Matzke Sculpture Park And Gallery

Artist and owner Karla Matzke has literally carved a work of art on the grounds of the Matzke Sculpture Park and Gallery. Her skill with a bulldozer helped create this lovely outdoor gallery, which currently features more than 150 works of art on the 10-acre grounds. Matzke opened her gallery in 2008 and it also features a 3,000 square foot indoor space. She features prominent and emerging American and international artists. Although located out in the woods, the space is a hub of activity with artists dropping off new works and art lovers shopping for their next work. Take time to wander the grounds and observe the placement of outdoor sculptures made of bronze, stainless steel, wood, and glass that enhance the lovely garden. Matzke has created a welcoming space for community, whether it is touring the grounds or attending an exhibition or live music performance.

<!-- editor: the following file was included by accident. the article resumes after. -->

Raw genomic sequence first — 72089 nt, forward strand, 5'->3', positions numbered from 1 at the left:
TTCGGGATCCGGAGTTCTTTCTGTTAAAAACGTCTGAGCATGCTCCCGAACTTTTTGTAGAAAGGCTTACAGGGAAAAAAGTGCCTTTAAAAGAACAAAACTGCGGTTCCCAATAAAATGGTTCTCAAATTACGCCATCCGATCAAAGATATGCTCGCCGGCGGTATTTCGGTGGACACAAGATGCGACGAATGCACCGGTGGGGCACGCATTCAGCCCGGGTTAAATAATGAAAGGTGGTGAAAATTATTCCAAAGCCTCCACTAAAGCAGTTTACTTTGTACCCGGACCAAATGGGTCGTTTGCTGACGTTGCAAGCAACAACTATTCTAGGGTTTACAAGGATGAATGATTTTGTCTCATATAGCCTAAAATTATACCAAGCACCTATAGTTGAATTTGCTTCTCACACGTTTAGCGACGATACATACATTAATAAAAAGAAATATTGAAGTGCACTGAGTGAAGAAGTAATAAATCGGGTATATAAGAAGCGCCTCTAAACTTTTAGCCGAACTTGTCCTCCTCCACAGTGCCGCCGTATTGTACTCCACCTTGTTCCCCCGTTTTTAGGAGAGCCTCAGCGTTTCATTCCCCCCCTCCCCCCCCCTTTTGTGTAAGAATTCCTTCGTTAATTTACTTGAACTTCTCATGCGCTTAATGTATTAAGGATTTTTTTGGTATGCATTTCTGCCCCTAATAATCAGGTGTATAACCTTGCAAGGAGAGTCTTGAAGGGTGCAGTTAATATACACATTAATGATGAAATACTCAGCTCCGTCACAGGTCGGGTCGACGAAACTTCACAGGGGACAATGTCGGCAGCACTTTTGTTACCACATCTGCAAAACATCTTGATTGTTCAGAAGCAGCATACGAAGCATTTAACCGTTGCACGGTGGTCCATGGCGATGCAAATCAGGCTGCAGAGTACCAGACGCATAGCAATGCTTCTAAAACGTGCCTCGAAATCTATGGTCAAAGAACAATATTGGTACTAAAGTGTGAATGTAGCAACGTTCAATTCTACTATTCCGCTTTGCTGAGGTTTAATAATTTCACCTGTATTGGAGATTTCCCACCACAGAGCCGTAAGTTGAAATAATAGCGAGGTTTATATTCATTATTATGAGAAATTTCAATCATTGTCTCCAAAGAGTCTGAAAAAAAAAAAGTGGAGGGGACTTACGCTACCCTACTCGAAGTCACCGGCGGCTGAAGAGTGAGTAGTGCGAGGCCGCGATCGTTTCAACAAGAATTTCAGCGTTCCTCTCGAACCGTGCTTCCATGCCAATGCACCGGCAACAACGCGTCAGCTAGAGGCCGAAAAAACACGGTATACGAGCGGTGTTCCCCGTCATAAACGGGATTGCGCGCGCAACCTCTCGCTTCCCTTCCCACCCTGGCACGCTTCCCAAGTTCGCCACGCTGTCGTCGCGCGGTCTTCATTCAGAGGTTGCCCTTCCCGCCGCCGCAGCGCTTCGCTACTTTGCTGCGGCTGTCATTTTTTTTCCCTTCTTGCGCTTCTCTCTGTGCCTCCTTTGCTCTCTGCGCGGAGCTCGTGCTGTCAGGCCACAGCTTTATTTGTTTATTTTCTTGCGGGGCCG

Kristoferson Farm, Canopy Tours Northwest

The Kristoferson Farm is a sixth-generation family farm with a variety of fun activities open to the public. They are most known for their Canopy Tours. Begin at the big red barn where you will receive your safety briefing and don your equipment before hopping on board a historic Unimog forest vehicle. Drive to a stunning Pacific Northwest forest where you will experience six zip lines, a log bridge, and two short trail walks before a final 47-foot descent to the forest floor.